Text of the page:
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Indianapolis Colts running back Jonathan Taylor rushed 20 times for 86 yards and a touchdown, adding three catches for 12 yards on four targets in the Colts' Week 12 loss to the Pittsburgh Steelers. Taylor was consistently ripping off big runs and looked like his elite self. The problem for Taylor, however, is that quarterback Matt Ryan is a shell of his former self and is unable to consistently move the ball down the field. The good news for Taylor is that the backfield, including passing downs, is entirely his. The volume and explosive playmaking keep Taylor ranked as a high-end RB1 heading into Week 13 versus Dallas.
Tampa Bay Buccaneers left tackle Donovan Smith could be a salary cap casualty this offseason after not playing well in 2022 while playing through injuries. The Buccaneers are in one of the worst cap situations in the league and are currently $55 million over the salary cap. If the team moves on from Smith, the most likely fix would be to move Tristan Wirfs to left tackle. The Bucs would free up $9.95 million if they cut him before June 1, while they'd save $15.25 million as a post-June 1 cut. The 29-year-old former second-rounder in 2015 played in a career-low 13 games this past season and could be on his way out after eight seasons with the team.
University of Tennessee quarterback Hendon Hooker (knee) is still recovering from a torn ACL that he suffered on Nov. 19 of last year, and it's unclear if he'll be able to play in his rookie season in 2023 because team medical staffs tend to evaluate a player's timelines on a different basis. NFL teams might get their first chance to evaluate his knee in a month at the scouting combine and again at his medical recheck before April's draft. Even though he wasn't able to work out at the Senior Bowl last week, Hooker reportedly impressed during his interviews. Despite his knee injury, Hooker could be in line to be taking in the second round of this year's NFL draft.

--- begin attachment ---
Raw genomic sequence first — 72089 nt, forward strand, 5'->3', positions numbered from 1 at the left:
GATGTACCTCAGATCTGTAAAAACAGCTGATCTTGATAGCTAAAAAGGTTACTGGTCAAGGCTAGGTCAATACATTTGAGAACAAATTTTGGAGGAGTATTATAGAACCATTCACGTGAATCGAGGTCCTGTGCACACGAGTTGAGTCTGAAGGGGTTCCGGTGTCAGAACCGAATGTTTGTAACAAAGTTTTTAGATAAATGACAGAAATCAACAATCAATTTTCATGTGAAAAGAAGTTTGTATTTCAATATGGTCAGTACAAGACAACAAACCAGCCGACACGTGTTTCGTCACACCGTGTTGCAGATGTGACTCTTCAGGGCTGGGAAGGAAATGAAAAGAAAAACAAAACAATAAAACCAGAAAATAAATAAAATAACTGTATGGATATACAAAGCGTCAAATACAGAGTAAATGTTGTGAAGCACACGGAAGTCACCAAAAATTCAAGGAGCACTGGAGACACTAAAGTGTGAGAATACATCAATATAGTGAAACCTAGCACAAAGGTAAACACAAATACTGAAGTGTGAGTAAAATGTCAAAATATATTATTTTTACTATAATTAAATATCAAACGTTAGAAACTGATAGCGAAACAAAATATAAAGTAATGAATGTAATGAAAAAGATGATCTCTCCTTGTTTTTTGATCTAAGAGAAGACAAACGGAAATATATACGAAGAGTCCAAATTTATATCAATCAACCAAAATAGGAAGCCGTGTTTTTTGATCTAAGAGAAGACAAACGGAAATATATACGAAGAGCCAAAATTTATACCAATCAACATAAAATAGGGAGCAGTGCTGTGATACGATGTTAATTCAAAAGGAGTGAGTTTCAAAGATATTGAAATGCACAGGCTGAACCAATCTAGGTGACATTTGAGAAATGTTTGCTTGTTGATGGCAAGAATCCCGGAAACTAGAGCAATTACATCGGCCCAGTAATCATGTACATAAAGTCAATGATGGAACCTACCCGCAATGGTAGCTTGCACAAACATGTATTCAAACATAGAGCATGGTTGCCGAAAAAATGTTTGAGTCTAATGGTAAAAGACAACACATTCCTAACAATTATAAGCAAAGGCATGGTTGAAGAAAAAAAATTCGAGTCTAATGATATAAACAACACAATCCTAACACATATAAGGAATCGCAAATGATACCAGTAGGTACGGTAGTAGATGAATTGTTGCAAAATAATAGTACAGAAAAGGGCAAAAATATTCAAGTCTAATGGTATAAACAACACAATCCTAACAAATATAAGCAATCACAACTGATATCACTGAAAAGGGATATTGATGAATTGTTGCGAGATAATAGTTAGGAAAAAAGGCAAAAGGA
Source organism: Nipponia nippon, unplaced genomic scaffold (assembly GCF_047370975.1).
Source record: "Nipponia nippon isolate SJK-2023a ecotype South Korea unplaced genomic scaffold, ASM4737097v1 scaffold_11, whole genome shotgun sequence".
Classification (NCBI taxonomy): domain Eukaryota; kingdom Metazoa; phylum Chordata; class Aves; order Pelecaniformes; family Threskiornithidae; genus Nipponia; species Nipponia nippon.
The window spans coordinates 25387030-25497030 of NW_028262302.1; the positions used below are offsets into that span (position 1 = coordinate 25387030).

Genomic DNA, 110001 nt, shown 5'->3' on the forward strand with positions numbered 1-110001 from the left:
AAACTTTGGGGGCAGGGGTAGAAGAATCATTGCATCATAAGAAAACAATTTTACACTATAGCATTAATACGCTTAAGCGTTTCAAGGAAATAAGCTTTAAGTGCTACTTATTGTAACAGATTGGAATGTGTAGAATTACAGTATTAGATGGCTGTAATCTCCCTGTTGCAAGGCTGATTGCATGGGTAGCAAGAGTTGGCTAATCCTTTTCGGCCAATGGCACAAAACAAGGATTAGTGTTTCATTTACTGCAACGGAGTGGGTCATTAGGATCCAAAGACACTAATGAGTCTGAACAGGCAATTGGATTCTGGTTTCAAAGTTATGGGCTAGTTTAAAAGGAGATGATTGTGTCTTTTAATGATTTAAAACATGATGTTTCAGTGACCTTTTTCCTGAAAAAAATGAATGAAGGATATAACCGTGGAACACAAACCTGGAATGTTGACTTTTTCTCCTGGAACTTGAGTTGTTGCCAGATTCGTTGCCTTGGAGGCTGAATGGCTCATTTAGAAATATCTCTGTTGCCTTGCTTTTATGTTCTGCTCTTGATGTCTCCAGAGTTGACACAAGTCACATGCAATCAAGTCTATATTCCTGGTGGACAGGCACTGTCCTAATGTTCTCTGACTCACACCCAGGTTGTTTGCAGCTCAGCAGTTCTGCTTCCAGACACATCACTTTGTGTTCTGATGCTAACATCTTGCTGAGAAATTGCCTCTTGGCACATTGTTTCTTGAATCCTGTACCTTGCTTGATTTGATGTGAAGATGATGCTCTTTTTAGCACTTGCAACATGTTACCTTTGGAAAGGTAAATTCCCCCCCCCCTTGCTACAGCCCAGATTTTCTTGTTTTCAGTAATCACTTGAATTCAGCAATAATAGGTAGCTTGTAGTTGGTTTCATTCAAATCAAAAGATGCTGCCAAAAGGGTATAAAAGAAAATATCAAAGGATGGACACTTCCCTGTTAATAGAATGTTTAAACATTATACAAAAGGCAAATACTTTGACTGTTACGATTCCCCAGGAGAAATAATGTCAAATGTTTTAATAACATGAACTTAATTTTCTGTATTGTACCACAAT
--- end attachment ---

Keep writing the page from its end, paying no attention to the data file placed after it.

Pittsburgh Steelers wide receiver Diontae Johnson is a candidate to have his contract restructured this offseason, although it will be a bit tricky with two years left on his current deal. The Steelers will likely shy away from restructuring him into a bigger dead salary cap number in the final year of his contract in 2024. But if the Steelers are in a pinch against the cap this year, they could add $3.5 million in cap space. Johnson was a big disappointment to the Steelers and fantasy managers in 2022 while working with quarterbacks Mitch Trubisky and rookie Kenny Pickett. He had 86 receptions for 882 yards, but he failed to find the end zone in 17 games after scoring a career-high eight times in 2021. A bounce-back season could be in order for Johnson as he gains more chemistry with Pickett.